The Review Thread

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Postby Xander77 » Wed Dec 05, 2007 10:08 am

Cut and pasted from my LJ post - it also has a long rant about the Chzo mythology... but I'm not recommending most of it, while Nelly would probably appeal to most people who browse this forum:
Nelly Cootalot is a free game made with the AGS engine: http://new.bigbluecup.com/games.php?act ... ail&id=860

Nelly is… cute. Adorable. Huggable. Kawaii no dezu. ^_^. Seriously, best and most concise way to describe it.
I hope I'm neither misanthropically bitter enough to despise anything "cute", nor "aww" prone enough to let cuteness overshadow unfortunate plotting and design issues…

In any case. Nelly is contacted by the ghost of Bluebeard to help locate and rescue some cute birdies. All the action takes place on one Island, with approximately a dozen locations on it. You can't die, you can't get stuck enough to be forced to revert to a previous save. I was only stuck twice – having missed two separate obvious on-screen objects (a stairway and a pipe). Oh, and the somewhat out of place mechanical puzzle at the end. The humor is abundant, mostly based on dialogue, pirate-y references and light slapstick. It's also (you guessed it) very cute. The look of the game and the interface are quite professional. If you showed me the game and told me it was released commercially back in the 90's I would have no reason to disbelieve. In fact the initial "average" reviews have in fact treated it as a commercial game. In any case, I really couldn't recommend Nelly enough, if you have some interest in adventure games and cuteness.
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Postby Kane Magus » Wed Dec 05, 2007 6:27 pm

Yeah, Nelly Cootalot was pretty awesome. It had a sort of Monkey Island feel to it without seeming like a blatant Monkey Island rip-off.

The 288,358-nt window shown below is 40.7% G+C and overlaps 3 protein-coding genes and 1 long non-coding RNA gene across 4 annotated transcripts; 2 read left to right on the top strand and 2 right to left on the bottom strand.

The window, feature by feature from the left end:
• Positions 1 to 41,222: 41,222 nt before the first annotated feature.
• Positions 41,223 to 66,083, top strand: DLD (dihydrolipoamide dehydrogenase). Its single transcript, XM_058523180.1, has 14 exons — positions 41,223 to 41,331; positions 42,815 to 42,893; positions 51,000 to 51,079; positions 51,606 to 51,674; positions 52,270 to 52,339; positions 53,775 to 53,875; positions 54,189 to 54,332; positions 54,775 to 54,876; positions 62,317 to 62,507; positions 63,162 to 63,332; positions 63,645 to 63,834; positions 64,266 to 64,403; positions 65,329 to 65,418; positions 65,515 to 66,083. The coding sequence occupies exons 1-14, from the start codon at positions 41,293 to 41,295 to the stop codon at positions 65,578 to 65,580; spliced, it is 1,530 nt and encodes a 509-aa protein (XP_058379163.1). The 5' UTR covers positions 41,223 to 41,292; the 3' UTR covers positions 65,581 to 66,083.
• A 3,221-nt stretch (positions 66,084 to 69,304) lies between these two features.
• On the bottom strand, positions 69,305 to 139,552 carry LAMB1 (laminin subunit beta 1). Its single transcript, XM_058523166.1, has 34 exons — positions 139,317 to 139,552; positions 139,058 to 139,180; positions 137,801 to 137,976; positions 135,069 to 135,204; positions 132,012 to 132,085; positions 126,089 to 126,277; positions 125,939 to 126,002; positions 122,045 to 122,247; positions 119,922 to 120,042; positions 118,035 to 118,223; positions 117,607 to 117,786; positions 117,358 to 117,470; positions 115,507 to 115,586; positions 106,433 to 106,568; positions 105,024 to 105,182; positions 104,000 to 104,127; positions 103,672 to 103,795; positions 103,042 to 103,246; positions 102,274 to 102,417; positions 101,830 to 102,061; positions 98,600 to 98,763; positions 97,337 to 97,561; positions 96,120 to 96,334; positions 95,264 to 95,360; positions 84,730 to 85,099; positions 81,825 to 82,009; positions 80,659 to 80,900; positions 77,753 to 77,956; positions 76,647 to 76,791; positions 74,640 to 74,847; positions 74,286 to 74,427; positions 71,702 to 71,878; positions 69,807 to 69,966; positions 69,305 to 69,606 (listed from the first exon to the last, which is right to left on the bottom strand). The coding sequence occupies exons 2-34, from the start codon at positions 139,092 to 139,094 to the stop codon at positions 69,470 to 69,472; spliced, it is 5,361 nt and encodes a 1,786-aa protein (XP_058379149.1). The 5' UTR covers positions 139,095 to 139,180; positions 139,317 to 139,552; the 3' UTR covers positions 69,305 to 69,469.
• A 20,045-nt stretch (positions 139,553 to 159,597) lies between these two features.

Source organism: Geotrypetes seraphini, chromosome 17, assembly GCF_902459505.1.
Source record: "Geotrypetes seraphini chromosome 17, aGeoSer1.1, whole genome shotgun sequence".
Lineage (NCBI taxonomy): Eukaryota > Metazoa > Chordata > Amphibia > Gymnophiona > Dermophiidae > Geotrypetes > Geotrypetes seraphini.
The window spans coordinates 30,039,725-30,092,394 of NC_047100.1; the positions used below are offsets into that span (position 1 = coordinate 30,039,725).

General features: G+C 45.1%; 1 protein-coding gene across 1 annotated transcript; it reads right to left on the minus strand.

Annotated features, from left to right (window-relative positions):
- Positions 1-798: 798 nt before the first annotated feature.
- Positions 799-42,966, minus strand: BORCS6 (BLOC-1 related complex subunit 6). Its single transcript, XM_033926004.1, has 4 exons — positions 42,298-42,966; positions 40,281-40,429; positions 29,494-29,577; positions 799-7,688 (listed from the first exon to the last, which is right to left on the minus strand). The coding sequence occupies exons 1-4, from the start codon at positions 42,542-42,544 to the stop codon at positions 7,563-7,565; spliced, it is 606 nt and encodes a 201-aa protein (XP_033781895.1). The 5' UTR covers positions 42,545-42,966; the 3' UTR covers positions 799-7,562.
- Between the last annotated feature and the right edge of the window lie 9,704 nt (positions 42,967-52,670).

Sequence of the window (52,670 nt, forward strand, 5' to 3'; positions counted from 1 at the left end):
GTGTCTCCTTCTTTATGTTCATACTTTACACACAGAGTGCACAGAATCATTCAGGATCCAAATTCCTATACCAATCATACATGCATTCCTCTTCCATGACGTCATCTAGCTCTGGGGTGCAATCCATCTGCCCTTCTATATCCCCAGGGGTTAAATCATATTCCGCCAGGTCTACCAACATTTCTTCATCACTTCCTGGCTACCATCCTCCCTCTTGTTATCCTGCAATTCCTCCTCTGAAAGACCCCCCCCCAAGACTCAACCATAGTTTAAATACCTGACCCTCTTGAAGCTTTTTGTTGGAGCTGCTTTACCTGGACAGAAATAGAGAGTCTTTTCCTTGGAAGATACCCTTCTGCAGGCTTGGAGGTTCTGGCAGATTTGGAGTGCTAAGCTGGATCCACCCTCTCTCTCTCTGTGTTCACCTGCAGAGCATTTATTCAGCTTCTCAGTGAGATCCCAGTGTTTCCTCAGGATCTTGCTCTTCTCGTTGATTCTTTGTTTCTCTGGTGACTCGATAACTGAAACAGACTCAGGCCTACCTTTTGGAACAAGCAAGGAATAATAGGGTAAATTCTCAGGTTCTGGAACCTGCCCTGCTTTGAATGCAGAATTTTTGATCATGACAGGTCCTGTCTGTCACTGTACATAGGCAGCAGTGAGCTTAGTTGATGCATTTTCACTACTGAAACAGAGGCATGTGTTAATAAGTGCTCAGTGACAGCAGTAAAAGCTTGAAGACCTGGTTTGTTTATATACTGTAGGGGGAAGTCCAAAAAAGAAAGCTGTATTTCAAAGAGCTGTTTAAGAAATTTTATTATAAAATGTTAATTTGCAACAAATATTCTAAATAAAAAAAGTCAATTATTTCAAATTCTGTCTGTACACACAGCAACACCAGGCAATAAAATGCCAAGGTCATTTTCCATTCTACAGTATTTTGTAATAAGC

I can't say I agree with your take on the Chzo Mythos games though (yeah, I read your LJ about them) because I found those to be pretty awesome as well, but... meh, to each his own I guess.

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Postby Xander77 » Thu Dec 06, 2007 5:46 pm

Well, No 3 is fairly awesome... I just don't get what's so neat about 1 and 2.
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Postby Xander77 » Fri Dec 14, 2007 3:20 pm

BTW, question:
Did you find that the games had a certain sexist/chauvinistic/homophobic vibe? I did, but I only played the game after reading through the fullyramblomatic site, so I wasn't unbiased/objective.
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Postby Kane Magus » Thu Jan 10, 2008 1:07 pm

Sorry for taking so long to reply to this, but I somehow missed it until only just now.

Xander77 wrote:BTW, question:
Did you find that the games had a certain sexist/chauvinistic/homophobic vibe? I did, but I only played the game after reading through the fullyramblomatic site, so I wasn't unbiased/objective.

If it was there it didn't jump out at me as blatantly obvious or anything, but I wasn't actively looking for it either.

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Aquaria

Postby Kane Magus » Thu Jan 10, 2008 2:12 pm

Aquaria.

I have heard this game described as Symphony of the Night meets Ecco the Dolphin. After playing it myself, I would have to say that this is a fairly succinct and accurate phrase to use when describing the game.

You play the game as Naija, a female, humanoid, mer-creature. You spend the entirety of the game exploring a huge ocean, consisting of a wide array of varied sub-areas, reminiscent of Ecco the Dolphin, ranging from tropical bays to kelp forests to icy arctic waters to underwater cities and more.